Let me begin with a couple of notes. First, Sadie’s resignation is now a reality and she has left. We have a strong religious education program and leadership, and I have full confidence that we will be fine in offering wonderful religious education for our children and youth. That said, I imagine that there may still be feelings and questions about Sadie’s resignation. If you do have questions or feelings you want to share, please feel free to contact me. I may not be able to offer answers, but I can always listen.
Second, I have been asked to be on an interfaith panel for a conference entitled “Sexual Orientation and Religion” this Saturday, October 15th at UMass Lowell. The conference is sponsored by the Pride Alliance at UMass-Lowell. I feel very honored to be asked to represent Unitarian Universalism at this event. The conference runs from 9 am until 1:30 pm and will take place at the UMass-Lowell Inn and Conference Center, 50 Warren Street, in Lowell. The focus will be a film entitled “Because the Bible Tells Me” which examines what the Bible teaches and does not teach about homosexuality.
Third, speaking of the Bible, I am offering a Sunday morning Bible class, 9 am in Room 3. We read and discuss well-known biblical stories, see also how they are portrayed in art, music and literature and explore traditional and alternative interpretations. Adults and youth are all welcome. This Sunday, October 16th, we will be looking at the story of Cain and Abel. This is a drop-in, come when you can class. Bring your coffee and your imagination!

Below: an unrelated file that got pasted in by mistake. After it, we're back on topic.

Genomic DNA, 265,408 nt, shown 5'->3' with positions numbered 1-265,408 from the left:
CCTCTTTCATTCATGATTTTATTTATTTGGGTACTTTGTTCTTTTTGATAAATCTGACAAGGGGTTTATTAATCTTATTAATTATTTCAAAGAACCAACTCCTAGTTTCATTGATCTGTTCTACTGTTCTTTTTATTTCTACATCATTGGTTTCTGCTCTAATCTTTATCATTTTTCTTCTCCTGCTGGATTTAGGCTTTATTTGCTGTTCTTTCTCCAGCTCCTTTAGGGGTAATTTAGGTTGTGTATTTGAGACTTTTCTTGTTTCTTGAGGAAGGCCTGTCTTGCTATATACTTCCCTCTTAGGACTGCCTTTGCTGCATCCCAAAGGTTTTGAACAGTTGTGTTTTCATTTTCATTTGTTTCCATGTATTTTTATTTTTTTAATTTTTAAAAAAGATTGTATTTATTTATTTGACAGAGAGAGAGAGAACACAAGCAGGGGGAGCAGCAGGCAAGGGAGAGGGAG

Last weekend ended the holiest week in the Jewish year: the High Holidays of Rosh Hashanah and Yom Kippur. On October 2nd, I reflected on the meaning of this holy week and teshuvah, the Hebrew word for repentance, for the sermon at the evening service. Here is an excerpt from that sermon:
Arthur Waskow tells this Rosh Hashanah story. He saw an ancient rock from the wall of the old city Jerusalem that had the letters LEG X carved in it. This was the mark of the 10th Roman Legion which had conquered the city and destroyed the temple. Thousands of years later, after the Romans were long gone, this rock was taken and used as the stand for a street lamp in the city. Seeing this, Waskow muses: “This is the eternal task of our people–to keep turning stone back into light. And that is what this Rosh Hashanah, the birthday of the world comes to tell us. A new year has been born and is waiting to be shaped by us into a season of healing, for ourselves and those we love, but not only for them” (p. 6 in Rosh Hashanah Readings, Rabbi Dov Peretz Elkins, ed.). I find that image so powerful, this idea of taking what is stone and shaping it into light. If we could understand repentance, teshuvah, the work of a new year, the work of our souls, as taking the stones that weigh us down and pull on us and hold us back and cause us to carry heavy burdens and grudges, if we could take those stones and reshape them and create out of them light, imagine, imagine the lightness of our spirits and beauty and healing of our world. One thing we do share with Judaism is this idea that how we choose to live our lives truly matters. We are given this gift of life, with all its joy and heartbreak, and we choose whether to honor it as a sacred gift or to wear it is a stone around our necks. Life is not easy and there are plenty of times of heaviness and burden. Our task as a religious community is to engage with one another and with the holy and sacred as we each know it to turn those stones into light. It is not a task that we can do on our own, for we are relational creatures, connected to one another and to the creation and to that sacred mystery that we know by so many names. So in this season of turning, I invite you to consider how it is with your soul, and the stones that weigh you down. I invite us all to help one another leave the stones upon the path or to find ways to turn them into light.